Use Your Brain & Be Responsible

It has been reported in a study by the Journal “Nature” the latest research on brain damage. That damage to the ventromedial prefrontal cortex of the brain causes an array of emotional responses. The report claims that in a study of twelve people with damaged prefrontal cortex that in decisions of life and death, those damaged had a completely different attitude to the sanctity of life. The capacity to sacrifice a person to save others was highlighted. The report, funded by the National Institutes of Health, the National Science Foundation and private sources, stated that the damaged brain person is less likely to show hesitation in hurting others to save a large group. In extreme circumstances people with brain damage would even endorse suffocating an infant if it would save more lives. An example of tossing a person off a bridge in order to save five others was given as proof to this study. A damaged brain would do that but a healthy brain would not. I disagree since we constantly endanger and sacrifice our fire, police, and defense personnel for the greater good of mankind. This study is faulty as everything is up to free will. A damaged brain may think differently but the report and experiment is ludicrous.

When studying the new findings I am astounded and quite confused. I remember a story told to me by my Rebbe in cheder – Jewish school – that had a large population of Holocaust survivors. My Rebbe had survived a terrible war. He related the following story.

It was Passover, April 1943 in the capital of Poland. An area of Warsaw was divided into a ghetto area and some half a million Jews were forced to live in unbelievable conditions. Three hundred thousand Jews were deported to the Treblinka Death Camps while some eighty thousand Jews were left in the ghetto starving a slow, but sure, death. On April 19th a revolution, led by the Jews, began. The battle for the Warsaw ghetto became known as the Warsaw Uprising which lasted less than thirty days. But it stood longer than the Polish resistance against the German armies.

At the end of the uprising fifty six thousand Jews were captured and sent to death camps while seven thousand were killed. It was a horrendous and murderous time. The Germans burnt block by block, killing indiscriminately. 

My Rebbe told us the following story that happened at that time:

German troops came to search and destroy the ghetto and entered a house which had an underground bunker that held thirty family members. They were children, parents, grandparents. They all prayed that they would not be found because if they would be discovered they would be immediately shot. As the Germans shot into the floor frightening the hiding people a little child, a darling girl of two began to cry, the mother quickly covered the mouth of the crying child until the search ended and the German troops left. As soon as the mother uncovered her daughter’s mouth she realized that she suffocated her child in order to save the group. Her heroic act was dictated by sane reasoning and not by brain damage. She was not brutal or uncaring. If anything the mother did the right thing and was saddened beyond comfort.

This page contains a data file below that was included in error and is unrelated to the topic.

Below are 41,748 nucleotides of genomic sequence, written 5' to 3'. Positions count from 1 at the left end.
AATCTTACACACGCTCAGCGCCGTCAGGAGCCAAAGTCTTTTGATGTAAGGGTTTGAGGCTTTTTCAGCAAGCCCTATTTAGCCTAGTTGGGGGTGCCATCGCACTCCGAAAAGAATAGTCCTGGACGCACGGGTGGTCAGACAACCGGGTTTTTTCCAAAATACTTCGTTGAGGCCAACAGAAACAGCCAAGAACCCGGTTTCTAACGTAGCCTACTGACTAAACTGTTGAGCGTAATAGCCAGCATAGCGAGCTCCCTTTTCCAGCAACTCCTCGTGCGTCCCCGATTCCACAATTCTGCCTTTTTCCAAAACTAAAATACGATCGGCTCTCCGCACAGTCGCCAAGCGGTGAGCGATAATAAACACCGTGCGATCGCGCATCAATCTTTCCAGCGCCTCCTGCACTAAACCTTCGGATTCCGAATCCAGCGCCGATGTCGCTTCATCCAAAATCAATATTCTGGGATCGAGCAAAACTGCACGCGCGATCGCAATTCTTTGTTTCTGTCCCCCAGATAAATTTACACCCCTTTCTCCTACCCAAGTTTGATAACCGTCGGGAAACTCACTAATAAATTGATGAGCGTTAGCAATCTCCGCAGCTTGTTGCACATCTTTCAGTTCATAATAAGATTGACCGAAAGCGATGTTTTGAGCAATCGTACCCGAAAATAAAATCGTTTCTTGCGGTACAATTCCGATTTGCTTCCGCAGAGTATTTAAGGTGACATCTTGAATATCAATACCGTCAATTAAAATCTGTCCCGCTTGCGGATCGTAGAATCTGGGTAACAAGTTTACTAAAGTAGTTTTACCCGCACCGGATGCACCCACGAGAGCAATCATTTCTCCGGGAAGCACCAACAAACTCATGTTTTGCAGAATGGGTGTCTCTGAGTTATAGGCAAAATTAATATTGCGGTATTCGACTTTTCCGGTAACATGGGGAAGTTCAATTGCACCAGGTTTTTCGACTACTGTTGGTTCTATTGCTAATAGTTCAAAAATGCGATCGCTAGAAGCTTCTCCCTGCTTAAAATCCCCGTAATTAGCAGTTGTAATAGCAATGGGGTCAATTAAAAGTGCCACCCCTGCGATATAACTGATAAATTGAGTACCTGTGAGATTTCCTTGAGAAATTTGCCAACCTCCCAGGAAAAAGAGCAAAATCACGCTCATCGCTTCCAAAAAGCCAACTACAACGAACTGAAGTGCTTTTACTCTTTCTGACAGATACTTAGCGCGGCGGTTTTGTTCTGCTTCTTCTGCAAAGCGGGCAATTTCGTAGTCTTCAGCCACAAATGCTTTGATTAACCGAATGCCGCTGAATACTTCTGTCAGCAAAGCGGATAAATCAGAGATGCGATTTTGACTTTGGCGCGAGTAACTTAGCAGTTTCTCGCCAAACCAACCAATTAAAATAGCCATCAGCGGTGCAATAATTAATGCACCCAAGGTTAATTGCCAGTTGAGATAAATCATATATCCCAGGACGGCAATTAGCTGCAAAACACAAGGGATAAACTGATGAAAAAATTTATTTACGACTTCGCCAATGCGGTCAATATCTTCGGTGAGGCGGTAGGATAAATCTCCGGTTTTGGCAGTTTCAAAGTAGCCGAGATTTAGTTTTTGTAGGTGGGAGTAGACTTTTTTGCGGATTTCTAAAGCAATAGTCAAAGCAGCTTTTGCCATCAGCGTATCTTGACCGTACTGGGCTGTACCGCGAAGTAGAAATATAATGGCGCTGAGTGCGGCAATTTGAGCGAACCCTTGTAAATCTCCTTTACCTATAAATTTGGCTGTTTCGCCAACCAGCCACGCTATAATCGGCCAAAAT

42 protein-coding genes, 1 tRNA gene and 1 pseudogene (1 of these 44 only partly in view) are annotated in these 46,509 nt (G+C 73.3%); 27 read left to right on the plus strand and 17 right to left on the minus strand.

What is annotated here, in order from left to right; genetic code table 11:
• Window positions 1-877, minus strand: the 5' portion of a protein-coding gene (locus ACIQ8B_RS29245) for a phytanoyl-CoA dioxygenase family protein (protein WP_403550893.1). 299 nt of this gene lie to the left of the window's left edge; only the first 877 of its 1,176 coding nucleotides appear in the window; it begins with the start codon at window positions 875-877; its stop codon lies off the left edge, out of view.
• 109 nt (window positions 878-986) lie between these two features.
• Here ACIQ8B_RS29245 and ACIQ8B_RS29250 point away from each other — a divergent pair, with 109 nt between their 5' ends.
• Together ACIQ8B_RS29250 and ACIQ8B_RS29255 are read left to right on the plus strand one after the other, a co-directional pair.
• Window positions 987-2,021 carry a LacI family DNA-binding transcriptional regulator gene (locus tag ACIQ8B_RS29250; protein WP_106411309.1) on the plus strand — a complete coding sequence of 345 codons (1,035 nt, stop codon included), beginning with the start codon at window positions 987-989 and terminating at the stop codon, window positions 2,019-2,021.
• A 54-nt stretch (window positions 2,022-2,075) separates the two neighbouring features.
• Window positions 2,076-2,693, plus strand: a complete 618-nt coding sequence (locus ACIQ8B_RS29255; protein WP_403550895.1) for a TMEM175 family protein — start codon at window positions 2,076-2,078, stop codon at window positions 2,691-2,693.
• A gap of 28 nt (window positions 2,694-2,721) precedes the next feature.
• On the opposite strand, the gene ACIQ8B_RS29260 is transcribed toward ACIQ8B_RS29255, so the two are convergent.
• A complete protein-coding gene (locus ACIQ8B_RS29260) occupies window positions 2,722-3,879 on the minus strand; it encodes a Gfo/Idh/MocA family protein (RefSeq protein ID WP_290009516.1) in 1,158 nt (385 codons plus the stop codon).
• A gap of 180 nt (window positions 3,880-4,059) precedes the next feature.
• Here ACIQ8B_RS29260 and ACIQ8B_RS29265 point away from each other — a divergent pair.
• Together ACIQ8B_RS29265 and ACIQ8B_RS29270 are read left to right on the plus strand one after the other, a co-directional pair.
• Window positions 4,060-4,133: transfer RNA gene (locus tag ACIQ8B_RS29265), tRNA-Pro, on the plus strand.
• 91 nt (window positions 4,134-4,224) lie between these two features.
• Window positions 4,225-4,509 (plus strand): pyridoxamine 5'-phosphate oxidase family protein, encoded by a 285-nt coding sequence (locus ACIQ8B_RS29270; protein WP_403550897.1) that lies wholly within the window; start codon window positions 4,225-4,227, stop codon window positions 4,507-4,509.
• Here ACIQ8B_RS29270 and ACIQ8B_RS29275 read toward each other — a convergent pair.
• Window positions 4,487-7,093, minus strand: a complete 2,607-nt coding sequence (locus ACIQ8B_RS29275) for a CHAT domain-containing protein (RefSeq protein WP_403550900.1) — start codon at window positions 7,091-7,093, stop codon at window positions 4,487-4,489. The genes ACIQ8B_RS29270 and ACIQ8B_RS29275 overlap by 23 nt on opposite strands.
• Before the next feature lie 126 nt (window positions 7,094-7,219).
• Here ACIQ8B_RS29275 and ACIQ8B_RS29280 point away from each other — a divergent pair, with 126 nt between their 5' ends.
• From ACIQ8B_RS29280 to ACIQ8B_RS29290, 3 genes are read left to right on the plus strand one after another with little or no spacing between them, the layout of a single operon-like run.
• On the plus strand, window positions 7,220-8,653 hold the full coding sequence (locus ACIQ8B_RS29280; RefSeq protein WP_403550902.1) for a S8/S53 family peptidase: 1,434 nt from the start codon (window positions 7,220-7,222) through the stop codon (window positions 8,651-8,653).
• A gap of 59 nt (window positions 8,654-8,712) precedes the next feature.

Now we read that brain damage is the reason for moral decisions and that sacrifice of one to save many would not be performed by fully functioning undamaged brained people. 

Thinking about this a bit more I remembered reading about the Egyptian atrocities to the Jewish slaves in Egypt over 3,000 years ago. The Egyptians were a highly intelligent civilized nation that mastered hieroglyphics, pyramids, and created scientific wonders. Yet when running out of supplies they would take Jewish babies and cement them into the walls to fill gaps. They too were not brain damaged or impaired. 

In both of these cases we see that moral views are conducted by free will and moral conscience. 

On Monday evening, April 2nd, Jewish people the world over will be celebrating the holiday of Passover. This holiday commemorates the redemption of Jews after years of slavery in the Land of Egypt over three thousand years ago. On this night families gather and observe the holiday by reciting the story of the Jewish exodus and slavery, from a book called the Hagaddah. The meal is replete with many symbols. The wine represents wealth and happiness. The bitter herbs represent the bitterness of slavery. The matzah represents bread baked hurriedly by Jews before their departure from Egypt. Four cups of wine are drunk as a sign of freedom. The Passover celebration marks the liberation of the Jewish people from Egyptian bondage, and commemorates liberation from all oppression and persecution.   The Seder message reminds us of man’s choice to be good and decent or inhuman, causing the enslavement of millions of people. No study can explain the atrocities of slavery experienced by the Hebrews except that the Egyptian leaders were cruel and despots. 

The recent report of brain damage altering moral decisions confuses and distorts our personal responsibilities. It gives excuses for all kinds of diabolic behavior. We need to be responsible for out actions and not blame it on brain damage.